Atlanta gets $5.4 million to buy its first electric commuter buses

US Senators Jon Ossoff (D-GA) and Reverend Raphael Warnock (D-GA) announced late today that more than $5.4 million in federal grant funding will be awarded to the Atlanta-Region Transit Link Authority to purchase electric buses.

Ossoff said in an emailed statement:

We have secured this funding because electrification of Georgia’s public bus fleet is an economic and environmental imperative. These new buses will reduce air pollution and increase the efficiency of transit in Georgia.

The Low-No Program through the Federal Transit Administration provides funding to state and local government authorities for the purchase or lease of zero-emission and low-emission transit buses, including acquisition, construction, and leasing of required supporting facilities.

Atlanta-Region Transit Link Authority (ATL) has 166 coaches in its fleet and no electric buses to date, so new electric buses is a significant milestone.

ATL’s application for federal funding was for 10 battery electric commuter coaches and 11 chargers (including one maintenance facility charger). ATL partnered with MCI, CTE, and Atkins on the application. MCI manufactures the D45 CRTe LE, the only federally tested/approved electric commuter coach currently on the market, according to Dr. Ericka Davis, ATL chief communications officer.

CTE will provide project management, modeling, performance validation, and other technical assistance. Atkins will provide engineering services for infrastructure installation. The EV coaches will be based out of ATL’s South Ops Facility located in Clayton County and will replace 10 model-year 2004 diesel buses.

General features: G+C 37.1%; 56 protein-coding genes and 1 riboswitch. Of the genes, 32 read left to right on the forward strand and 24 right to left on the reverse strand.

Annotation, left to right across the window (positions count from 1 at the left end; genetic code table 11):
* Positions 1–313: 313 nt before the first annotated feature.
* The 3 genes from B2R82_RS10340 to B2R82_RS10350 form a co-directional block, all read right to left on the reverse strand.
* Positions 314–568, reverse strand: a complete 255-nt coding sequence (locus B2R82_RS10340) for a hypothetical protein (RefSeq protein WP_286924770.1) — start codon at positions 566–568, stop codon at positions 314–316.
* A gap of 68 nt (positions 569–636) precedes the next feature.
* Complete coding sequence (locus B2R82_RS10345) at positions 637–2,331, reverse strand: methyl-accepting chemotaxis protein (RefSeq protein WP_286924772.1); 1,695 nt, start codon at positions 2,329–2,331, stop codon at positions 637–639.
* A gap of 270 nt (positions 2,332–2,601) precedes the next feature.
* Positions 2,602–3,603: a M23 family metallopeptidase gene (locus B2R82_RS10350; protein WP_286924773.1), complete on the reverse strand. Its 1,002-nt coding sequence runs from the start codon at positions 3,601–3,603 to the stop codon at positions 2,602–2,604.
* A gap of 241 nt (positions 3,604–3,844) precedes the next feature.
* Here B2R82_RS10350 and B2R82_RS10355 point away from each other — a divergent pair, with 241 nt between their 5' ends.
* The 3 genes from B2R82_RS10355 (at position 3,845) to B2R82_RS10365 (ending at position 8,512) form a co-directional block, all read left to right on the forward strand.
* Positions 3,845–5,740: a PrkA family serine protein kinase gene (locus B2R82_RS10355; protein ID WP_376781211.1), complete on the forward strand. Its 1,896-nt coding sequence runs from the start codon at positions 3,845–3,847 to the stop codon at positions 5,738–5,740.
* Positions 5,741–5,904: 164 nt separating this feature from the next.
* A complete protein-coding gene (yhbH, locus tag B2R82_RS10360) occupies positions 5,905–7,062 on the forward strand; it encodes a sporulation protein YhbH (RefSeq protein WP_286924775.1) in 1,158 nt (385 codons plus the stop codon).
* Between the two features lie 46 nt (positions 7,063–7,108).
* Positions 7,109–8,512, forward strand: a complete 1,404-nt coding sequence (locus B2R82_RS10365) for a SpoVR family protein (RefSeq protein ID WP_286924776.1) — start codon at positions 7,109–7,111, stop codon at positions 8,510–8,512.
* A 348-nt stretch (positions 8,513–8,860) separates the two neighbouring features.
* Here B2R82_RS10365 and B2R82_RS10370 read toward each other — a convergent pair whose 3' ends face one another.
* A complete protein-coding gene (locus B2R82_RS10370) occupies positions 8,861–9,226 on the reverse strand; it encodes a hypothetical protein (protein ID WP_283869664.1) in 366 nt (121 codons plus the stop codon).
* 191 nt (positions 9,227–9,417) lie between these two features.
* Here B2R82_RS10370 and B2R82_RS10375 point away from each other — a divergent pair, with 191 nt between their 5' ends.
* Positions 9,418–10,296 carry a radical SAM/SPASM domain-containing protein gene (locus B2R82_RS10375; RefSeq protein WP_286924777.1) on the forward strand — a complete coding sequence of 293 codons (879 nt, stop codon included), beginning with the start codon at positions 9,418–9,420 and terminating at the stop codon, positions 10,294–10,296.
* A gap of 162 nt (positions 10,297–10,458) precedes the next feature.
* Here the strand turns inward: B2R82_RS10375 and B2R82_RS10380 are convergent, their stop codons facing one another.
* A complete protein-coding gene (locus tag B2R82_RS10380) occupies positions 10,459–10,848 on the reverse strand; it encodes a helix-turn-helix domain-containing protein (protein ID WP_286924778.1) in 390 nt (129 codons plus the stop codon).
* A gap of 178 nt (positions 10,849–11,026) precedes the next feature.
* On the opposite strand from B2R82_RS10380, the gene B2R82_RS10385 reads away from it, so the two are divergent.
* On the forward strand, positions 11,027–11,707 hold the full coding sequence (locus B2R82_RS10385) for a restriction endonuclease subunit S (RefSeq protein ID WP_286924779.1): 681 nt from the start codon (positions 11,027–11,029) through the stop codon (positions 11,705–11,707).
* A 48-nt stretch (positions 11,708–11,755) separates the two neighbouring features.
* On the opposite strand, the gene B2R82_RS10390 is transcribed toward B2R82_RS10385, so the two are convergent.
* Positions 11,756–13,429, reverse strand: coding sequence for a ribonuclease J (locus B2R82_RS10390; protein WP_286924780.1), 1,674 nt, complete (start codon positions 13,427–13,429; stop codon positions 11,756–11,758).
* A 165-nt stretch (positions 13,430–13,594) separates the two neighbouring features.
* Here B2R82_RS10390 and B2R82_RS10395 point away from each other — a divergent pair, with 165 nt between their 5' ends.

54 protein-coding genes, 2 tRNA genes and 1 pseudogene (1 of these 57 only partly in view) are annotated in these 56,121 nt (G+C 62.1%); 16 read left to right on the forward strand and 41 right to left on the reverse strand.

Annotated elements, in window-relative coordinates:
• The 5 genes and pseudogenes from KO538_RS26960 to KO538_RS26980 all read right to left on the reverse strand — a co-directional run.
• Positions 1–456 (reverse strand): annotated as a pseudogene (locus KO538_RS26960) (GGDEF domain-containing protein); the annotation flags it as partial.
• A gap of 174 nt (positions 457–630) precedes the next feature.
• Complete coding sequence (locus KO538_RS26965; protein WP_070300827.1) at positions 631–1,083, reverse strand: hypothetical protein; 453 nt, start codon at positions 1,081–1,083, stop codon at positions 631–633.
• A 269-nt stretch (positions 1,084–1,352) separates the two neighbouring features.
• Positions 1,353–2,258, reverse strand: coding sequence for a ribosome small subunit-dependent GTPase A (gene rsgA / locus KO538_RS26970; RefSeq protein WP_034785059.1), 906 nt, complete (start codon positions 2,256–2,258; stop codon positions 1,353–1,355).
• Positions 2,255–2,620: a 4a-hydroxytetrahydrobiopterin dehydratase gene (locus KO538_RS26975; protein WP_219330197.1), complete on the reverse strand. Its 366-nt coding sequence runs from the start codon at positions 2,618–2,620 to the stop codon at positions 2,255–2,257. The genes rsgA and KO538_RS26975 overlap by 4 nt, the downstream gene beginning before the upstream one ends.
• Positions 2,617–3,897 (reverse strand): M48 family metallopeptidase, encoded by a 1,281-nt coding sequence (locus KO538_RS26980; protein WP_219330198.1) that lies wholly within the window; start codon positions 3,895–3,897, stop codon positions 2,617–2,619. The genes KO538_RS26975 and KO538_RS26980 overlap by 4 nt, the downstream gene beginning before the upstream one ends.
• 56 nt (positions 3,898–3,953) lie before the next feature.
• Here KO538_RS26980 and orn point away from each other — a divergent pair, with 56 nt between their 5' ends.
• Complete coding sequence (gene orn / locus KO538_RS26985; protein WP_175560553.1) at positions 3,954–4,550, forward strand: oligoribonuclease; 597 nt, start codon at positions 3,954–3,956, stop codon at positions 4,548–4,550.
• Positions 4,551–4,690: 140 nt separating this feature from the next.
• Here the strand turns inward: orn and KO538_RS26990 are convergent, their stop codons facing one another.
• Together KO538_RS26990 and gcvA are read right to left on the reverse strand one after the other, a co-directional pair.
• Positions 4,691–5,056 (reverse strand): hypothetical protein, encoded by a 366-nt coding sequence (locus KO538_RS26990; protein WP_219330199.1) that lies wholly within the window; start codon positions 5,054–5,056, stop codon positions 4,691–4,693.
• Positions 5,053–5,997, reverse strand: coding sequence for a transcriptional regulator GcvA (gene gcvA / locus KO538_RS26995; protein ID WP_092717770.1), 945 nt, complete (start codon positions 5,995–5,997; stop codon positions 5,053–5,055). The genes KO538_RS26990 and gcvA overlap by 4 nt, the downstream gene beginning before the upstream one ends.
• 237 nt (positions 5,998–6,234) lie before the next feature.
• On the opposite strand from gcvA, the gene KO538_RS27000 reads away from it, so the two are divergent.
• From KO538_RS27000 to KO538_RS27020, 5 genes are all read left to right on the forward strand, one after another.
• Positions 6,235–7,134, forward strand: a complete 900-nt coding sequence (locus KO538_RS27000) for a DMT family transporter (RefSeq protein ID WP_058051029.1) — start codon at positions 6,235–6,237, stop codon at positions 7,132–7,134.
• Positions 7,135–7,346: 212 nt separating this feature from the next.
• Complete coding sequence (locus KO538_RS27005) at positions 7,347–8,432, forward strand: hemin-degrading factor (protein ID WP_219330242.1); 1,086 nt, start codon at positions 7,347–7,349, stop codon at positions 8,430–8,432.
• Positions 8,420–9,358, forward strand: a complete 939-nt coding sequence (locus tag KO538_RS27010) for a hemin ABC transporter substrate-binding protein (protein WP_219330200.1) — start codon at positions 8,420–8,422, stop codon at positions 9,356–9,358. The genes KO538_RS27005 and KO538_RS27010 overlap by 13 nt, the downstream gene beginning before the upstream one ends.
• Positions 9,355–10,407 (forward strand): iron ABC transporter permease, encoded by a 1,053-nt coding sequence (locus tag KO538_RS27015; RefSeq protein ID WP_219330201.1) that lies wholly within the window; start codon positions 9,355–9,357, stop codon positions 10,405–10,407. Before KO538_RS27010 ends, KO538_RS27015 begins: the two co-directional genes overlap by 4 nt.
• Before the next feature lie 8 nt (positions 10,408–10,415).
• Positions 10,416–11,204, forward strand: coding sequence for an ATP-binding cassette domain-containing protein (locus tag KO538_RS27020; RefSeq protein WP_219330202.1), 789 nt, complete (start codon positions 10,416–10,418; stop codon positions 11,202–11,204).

ATL is also partnering with Georgia Power to make electrical infrastructure upgrades at its Xpress South Operations Facility.

The project will reduce emissions and improve air quality in Fulton, Clayton, and Henry counties.

Chris Tomlinson, executive director at ATL, told Electrek:

We are extremely pleased to have been selected as one of 49 projects awarded. We greatly appreciate the support of our partners at the Federal Transit Administration, and the efforts of the Georgia congressional delegation in our receiving this transformative investment in our transit infrastructure. The ATL was fortunate to also have had the support of numerous state and local leaders, as well as the private sector. 

This grant award will help us improve fleet reliability, reduce our long-term maintenance needs, improve air quality, and reduce noise pollution in the communities we serve. These electric buses will eliminate the need for 87,000 gallons of fuel while reducing 901 tons of carbon emissions. These factors align with four of the ATL’s Governing principles: Environmental Sustainability, Equity, Innovation and Return on Investment – and ensures that our Xpress riders can continue to commute with confidence.

Photo: Joey Kyber/Unsplash

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Avatar for Michelle Lewis Michelle Lewis

Michelle Lewis is a writer and editor on Electrek and an editor on DroneDJ, 9to5Mac, and 9to5Google. She lives in White River Junction, Vermont. She has previously worked for Fast Company, the Guardian, News Deeply, Time, and others. Message Michelle on Twitter or at Check out her personal blog.